You know the people looking at this question would be people that just had a bypass or just had a love one that just had a bypass, and for people to come on here and see you state how long a bypass will last, is very wrong, when your wrong. You don't know me, and you can't tell me how long my graphs are going to last. A few things you say don't make sense: ""It's true that grafts last from 10-15 years"" ????????? If that's true than how do you explain people living well after that with no other issues??? Not everyone is like you, not everyone is going to have the same issues as you, just because yours only last so long doesn't mean that's the rule. And did you said "quad at the 33", then "quintuple at 44", well did all 4 of the same graphs fail you?? and are you saying you eat right and took care of yourself from age 33 to 44 and you still had at least a 5th clot? then "you had two stents, one when you was 55 and the second when you was 61", that equals "3", well if they only last 10 to 15, wouldn't that mean you would have had to have at least 5 stents by the age of 59??? cause you got 5 graphs at 44 but only got 3 stents since then and that was over 15 years ago. Henry Kissinger had a triple bypass in 1982, that's 30 years ago, and he didn't have a second bypass, he didn't need stents later on, not even one of his 3 failed, and he is still alive and healthy, PLUS, the surgery is done much better today then it was 30 years ago. You even say your brother's bypass is 17 years old. So how can you even say it's true the graphs will only last from 10 to 15 years?? Did your brother go to get another angiogram to tell him how bad his graphs are, seeing he's over his due date?? Do you even have any examples of someone that died due to "failed graphs"? And graphs can be taken from many places, so a second bypass surgery down the road isn't really an issue. I had 4 graphs taken from only one leg, I still have the other leg and two arms believe it or not, so I could even supply enough graphs for more the 3 more surgeries of 5 bypasses each, plus we even have these things call mammary arteries that can be used. There many reasons why people have problem in the future, like not changing their way of life, refusing to eat right, refusing to take meds, refusing to exercise, refusing to see their doctor, refusing to monitor their blood pressure, refusing to monitor their cholesterol, etc etc. And there is many reason why some could live a long life without any troubles after a bypass, if they eat right, exercise, take their meds, that could also have "collateral veins" that grow all over the heart, and sometimes those graphs just simple last a long long long time. We are all different, graphs do not have a date of expiration. They only estimated that a large percent of bypass people die after 15 years, but they die not from failed graphs, but the die off many other issues, mainly because most people have this surgery or around 70 or 80 years old and they were going to die from other issues anyways. I don't mean to insult you, but reading about all your bypasses and stents, I don't think you are talking care of yourself. Do you know your recent cholesterol numbers right off your head?? Reply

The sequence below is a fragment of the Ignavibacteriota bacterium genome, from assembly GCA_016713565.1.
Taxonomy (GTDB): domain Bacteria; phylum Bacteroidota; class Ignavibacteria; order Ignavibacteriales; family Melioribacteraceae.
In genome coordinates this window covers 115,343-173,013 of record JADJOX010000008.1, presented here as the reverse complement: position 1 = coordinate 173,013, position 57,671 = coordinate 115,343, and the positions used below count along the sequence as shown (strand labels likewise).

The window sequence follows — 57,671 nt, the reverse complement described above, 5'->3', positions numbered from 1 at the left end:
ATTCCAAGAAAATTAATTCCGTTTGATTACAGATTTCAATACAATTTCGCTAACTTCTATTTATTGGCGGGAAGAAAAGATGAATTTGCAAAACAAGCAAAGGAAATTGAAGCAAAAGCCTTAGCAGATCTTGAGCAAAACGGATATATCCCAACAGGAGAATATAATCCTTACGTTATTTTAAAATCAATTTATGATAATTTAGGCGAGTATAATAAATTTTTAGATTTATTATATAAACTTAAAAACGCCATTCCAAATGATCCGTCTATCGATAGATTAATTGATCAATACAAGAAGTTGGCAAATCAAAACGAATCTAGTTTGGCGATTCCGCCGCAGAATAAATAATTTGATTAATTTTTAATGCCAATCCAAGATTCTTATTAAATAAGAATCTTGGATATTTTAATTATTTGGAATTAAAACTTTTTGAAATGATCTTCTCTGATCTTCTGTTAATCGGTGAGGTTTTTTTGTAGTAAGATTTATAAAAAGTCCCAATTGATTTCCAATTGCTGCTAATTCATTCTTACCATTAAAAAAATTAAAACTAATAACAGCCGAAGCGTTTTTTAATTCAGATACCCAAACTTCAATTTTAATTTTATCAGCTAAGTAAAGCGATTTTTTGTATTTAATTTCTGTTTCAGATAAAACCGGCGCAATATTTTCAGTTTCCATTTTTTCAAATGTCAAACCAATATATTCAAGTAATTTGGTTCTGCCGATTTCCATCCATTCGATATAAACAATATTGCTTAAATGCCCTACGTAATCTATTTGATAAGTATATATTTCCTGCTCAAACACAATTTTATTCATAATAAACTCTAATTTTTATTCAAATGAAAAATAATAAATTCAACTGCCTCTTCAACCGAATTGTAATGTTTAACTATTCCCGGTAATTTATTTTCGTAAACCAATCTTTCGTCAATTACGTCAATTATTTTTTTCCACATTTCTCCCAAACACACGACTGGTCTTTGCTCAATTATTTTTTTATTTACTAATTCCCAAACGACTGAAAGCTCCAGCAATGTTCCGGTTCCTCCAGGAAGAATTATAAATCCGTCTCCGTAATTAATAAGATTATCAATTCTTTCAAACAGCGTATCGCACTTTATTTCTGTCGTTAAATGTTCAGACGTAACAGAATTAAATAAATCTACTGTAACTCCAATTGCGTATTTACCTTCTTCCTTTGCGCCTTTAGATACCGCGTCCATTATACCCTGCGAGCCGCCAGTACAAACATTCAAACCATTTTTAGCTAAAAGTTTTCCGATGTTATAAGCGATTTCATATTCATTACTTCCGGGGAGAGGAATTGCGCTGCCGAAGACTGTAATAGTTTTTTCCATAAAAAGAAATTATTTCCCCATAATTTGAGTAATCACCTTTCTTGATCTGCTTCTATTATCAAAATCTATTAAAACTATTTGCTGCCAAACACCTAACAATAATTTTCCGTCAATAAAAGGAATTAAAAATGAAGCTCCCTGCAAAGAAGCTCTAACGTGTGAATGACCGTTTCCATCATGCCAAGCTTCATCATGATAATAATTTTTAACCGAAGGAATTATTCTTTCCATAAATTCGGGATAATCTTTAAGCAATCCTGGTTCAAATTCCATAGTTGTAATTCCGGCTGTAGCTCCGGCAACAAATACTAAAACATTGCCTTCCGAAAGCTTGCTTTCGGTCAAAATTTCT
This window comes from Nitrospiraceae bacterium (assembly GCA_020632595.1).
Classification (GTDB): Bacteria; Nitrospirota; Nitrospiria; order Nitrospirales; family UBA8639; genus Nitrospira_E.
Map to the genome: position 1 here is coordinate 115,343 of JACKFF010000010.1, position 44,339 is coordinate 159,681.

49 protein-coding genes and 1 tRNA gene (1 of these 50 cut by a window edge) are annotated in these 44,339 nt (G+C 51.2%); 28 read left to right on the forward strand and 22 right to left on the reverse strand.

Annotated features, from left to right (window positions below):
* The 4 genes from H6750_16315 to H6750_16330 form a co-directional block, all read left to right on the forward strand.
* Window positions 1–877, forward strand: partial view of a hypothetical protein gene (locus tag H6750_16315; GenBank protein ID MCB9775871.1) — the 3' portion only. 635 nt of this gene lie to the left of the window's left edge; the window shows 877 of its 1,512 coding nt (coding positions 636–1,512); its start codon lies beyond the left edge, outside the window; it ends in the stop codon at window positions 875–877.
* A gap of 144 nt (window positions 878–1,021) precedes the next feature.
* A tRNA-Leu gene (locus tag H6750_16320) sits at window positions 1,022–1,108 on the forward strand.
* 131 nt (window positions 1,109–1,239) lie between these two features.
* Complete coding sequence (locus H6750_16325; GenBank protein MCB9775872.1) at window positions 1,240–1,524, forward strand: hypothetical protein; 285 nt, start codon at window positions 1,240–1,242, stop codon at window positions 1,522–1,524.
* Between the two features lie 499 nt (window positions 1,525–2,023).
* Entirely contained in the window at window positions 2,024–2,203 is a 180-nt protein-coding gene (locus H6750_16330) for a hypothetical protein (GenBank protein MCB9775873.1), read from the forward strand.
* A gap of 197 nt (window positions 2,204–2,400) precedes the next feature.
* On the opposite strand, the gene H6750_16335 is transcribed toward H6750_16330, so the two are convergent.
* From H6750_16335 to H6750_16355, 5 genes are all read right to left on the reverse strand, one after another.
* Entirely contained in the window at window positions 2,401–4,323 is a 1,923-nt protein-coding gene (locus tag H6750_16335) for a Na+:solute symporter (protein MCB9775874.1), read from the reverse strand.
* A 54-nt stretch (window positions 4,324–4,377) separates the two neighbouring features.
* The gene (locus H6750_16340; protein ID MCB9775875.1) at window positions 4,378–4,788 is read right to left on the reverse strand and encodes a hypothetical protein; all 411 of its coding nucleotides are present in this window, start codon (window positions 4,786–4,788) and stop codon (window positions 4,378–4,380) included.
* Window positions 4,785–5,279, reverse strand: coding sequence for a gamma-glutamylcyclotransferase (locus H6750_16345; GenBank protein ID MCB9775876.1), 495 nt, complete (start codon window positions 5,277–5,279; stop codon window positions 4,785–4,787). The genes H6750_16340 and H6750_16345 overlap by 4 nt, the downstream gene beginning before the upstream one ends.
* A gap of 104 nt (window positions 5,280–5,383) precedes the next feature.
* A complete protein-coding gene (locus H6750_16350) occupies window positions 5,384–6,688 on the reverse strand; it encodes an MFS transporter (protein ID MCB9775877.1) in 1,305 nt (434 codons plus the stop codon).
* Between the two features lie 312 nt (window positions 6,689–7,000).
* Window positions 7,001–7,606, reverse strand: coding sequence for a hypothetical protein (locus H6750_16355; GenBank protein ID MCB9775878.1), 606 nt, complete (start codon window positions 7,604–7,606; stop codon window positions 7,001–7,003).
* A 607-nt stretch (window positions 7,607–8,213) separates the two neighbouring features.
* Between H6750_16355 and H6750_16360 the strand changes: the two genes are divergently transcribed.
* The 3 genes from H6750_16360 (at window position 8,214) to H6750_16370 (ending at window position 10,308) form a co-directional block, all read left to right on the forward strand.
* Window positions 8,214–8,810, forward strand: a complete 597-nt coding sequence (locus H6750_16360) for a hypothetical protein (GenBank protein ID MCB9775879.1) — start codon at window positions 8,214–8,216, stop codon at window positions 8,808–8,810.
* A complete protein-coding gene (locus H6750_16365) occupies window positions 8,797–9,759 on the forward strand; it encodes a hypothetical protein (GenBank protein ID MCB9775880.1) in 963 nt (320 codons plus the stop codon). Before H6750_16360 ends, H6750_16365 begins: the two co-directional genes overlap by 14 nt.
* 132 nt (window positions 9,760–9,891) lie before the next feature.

hrbgrl, Community Member
5/10/14 9:16am

You seem extremely knowledgeable not to mention extremely helpful. I just stumbled upon this page because I was wondering about my mothers triple bypass surgery and everything you had to say was so helpful to me. Thank you and may I also say you and other bypass patients are among the bravest people I know.  Take care

nick, Community Member
6/24/14 9:23am

very good and very true.....thanks

Will, Community Member
10/17/12 5:25am

people everyday  during  bypass surgery 




Will, Community Member
10/17/12 5:32am

people everyday  during  bypass surgery dumbass





Will, Community Member
10/17/12 5:32am

people everyday  during  bypass surgery dumbass





MrQuadruple, Community Member
10/17/12 10:46am

I don't understand your comment, but seeing you've posted the same comment 3 times leads me to believe you are a dumb ass.